RI unions to file suit Friday challenging landmark pension lawJune 22nd, 2012 at 10:18 am by Ted Nesi under Nesi's Notes
By Ted Nesi and Tim White
PROVIDENCE, R.I. (WPRI) – Rhode Island’s government unions are going to court to challenge the landmark pension law championed by Treasurer Gina Raimondo and signed by Governor Chafee in November.
A coalition of the state’s public-sector unions filed suit Friday in Rhode Island Superior Court against the governor on behalf of state employees and teachers, municipal workers in the state-run Municipal Employees Retirement System and retirees already collecting pensions, Robert Walsh, executive director of the National Education Association Rhode Island teachers union, told WPRI.com.
“While others have said they ‘followed the math,’ we follow the law,” Walsh said. “We believe this is a violation of the law, and that’s why we’re going to court.” The unions contend the law violates the due process, contract and takings clauses of Rhode Island’s state constitution.
“The state constitution in Rhode Island does not allow a contract to be broken and something to be taken,” he said. “We are contending that the Rhode Island Retirement Security Act is a violation of the Rhode Island Constitution.”
The law enacted in November has drawn national attention for saving billions of dollars by suspending retirees’ cost-of-living adjustments (COLAs) until the pension system is 80% funded and moving most current employees into a hybrid pension plan. All the law’s changes are scheduled to take effect on July 1.
Chafee and Raimondo issued separate statements Friday afternoon expressing confidence about the law’s legality. “This is not unexpected,” the governor said. “I always knew pension reform would be challenged in the courts.”
Raimondo described the law as “carefully designed by the General Assembly in an effort to save our state-administered retirement system.” She continued: “Treasury will work diligently to defend the important work done by the General Assembly.”
Superior Court Judge Sarah Taft-Carter, who has been handling all public-sector retirement challenges in recent months, met with lawyers from both sides Friday afternoon and denied the unions’ request to halt implementation of the law. She set a July 16 procedural hearing to discuss matters including consolidating the suits.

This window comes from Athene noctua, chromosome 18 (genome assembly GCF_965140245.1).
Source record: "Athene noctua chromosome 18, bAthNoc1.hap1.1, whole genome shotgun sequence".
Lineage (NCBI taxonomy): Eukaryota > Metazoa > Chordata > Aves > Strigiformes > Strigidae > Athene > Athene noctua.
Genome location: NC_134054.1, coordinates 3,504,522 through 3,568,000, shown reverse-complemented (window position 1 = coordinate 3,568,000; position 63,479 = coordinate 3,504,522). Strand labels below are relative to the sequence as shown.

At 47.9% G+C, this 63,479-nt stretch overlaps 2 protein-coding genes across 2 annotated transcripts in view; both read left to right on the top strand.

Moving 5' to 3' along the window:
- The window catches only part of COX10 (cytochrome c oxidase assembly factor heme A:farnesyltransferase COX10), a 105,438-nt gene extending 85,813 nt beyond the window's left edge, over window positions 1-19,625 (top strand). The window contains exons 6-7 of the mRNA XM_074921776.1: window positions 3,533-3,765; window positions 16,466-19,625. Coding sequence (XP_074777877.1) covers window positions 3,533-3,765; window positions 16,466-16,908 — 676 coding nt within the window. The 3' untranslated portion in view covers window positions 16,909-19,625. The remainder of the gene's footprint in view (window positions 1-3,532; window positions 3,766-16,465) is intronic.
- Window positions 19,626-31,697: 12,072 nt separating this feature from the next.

In April, Raimondo warned the impact on Rhode Island would be “devastating” if a judge throws out the new pension law. “If that law is repealed the municipalities will have to find $100 million next year alone,” she said. “You will see devastation, I believe, in municipalities not being able to pay those bills.”
Earlier this year, Walsh – who served on the pension advisory group convened by Chafee and Raimondo last year to examine the problem – has previously called on the treasurer to begin negotiations with the unions for a compromise on the pension changes to avoid a lawsuit. She rejected that idea.
“Now we’re in court, and we’re in court to win,” Walsh said. The unions will come to the table to discuss how to resolve the pension problem once the case is settled, which is what should have been done in the first place, he argued.
Walsh pointed to the fact that Rhode Island leaders say there isn’t enough money to pay promised pensions in full yet have pledged to pay off the moral-obligation bonds floated to fund Curt Schilling’s video game company, 38 Studios, even though the state is not legally obligated to do so. “We’re first in line,” Walsh said.
The union leader accused Raimondo of creating “a manufactured crisis” in 2011 by dropping the pension fund’s investment outlook from 8.25% to 7.5% in one fell swoop, which sharply raised the amount of money taxpayers needed to put into the fund. He said unions will tell a judge that other solutions weren’t considered.
“She went too far,” Walsh said of Raimondo.
The treasurer pushed back against that assertion on Friday. “The passage of the Rhode Island Retirement Security Act in November 2011 represented the culmination of 11 months of thoughtful, fact-based analysis and input from retirees, employees and taxpayers,” she said in a statement.